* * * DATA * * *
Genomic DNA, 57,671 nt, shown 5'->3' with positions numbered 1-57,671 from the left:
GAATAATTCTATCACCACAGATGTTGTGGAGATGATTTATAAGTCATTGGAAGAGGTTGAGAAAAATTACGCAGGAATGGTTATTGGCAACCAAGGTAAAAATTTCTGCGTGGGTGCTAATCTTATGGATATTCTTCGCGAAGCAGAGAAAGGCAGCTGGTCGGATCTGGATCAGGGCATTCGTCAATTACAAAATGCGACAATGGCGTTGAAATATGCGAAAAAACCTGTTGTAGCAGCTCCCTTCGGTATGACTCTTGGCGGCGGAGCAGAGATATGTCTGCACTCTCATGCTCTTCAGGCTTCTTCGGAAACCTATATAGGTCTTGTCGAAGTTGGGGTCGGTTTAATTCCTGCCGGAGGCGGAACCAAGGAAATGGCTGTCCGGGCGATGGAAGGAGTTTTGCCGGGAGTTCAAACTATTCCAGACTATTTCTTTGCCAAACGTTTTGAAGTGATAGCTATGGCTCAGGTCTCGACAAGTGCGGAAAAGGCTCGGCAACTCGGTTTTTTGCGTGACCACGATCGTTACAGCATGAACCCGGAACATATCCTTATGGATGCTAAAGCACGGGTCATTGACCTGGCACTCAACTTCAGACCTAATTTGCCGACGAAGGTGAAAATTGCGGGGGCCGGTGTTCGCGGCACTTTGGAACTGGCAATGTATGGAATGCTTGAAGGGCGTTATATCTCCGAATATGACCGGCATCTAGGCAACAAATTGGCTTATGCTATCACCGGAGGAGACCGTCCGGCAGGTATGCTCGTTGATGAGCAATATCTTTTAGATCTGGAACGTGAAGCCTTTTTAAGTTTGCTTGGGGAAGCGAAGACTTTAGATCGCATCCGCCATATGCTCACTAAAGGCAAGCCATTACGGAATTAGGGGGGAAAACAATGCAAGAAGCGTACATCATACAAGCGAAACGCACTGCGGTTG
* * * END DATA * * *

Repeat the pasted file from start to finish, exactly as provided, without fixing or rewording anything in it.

Genomic DNA, 57,671 nt, shown 5'->3' with positions numbered 1-57,671 from the left:
GAATAATTCTATCACCACAGATGTTGTGGAGATGATTTATAAGTCATTGGAAGAGGTTGAGAAAAATTACGCAGGAATGGTTATTGGCAACCAAGGTAAAAATTTCTGCGTGGGTGCTAATCTTATGGATATTCTTCGCGAAGCAGAGAAAGGCAGCTGGTCGGATCTGGATCAGGGCATTCGTCAATTACAAAATGCGACAATGGCGTTGAAATATGCGAAAAAACCTGTTGTAGCAGCTCCCTTCGGTATGACTCTTGGCGGCGGAGCAGAGATATGTCTGCACTCTCATGCTCTTCAGGCTTCTTCGGAAACCTATATAGGTCTTGTCGAAGTTGGGGTCGGTTTAATTCCTGCCGGAGGCGGAACCAAGGAAATGGCTGTCCGGGCGATGGAAGGAGTTTTGCCGGGAGTTCAAACTATTCCAGACTATTTCTTTGCCAAACGTTTTGAAGTGATAGCTATGGCTCAGGTCTCGACAAGTGCGGAAAAGGCTCGGCAACTCGGTTTTTTGCGTGACCACGATCGTTACAGCATGAACCCGGAACATATCCTTATGGATGCTAAAGCACGGGTCATTGACCTGGCACTCAACTTCAGACCTAATTTGCCGACGAAGGTGAAAATTGCGGGGGCCGGTGTTCGCGGCACTTTGGAACTGGCAATGTATGGAATGCTTGAAGGGCGTTATATCTCCGAATATGACCGGCATCTAGGCAACAAATTGGCTTATGCTATCACCGGAGGAGACCGTCCGGCAGGTATGCTCGTTGATGAGCAATATCTTTTAGATCTGGAACGTGAAGCCTTTTTAAGTTTGCTTGGGGAAGCGAAGACTTTAGATCGCATCCGCCATATGCTCACTAAAGGCAAGCCATTACGGAATTAGGGGGGAAAACAATGCAAGAAGCGTACATCATACAAGCGAAACGCACTGCGGTTG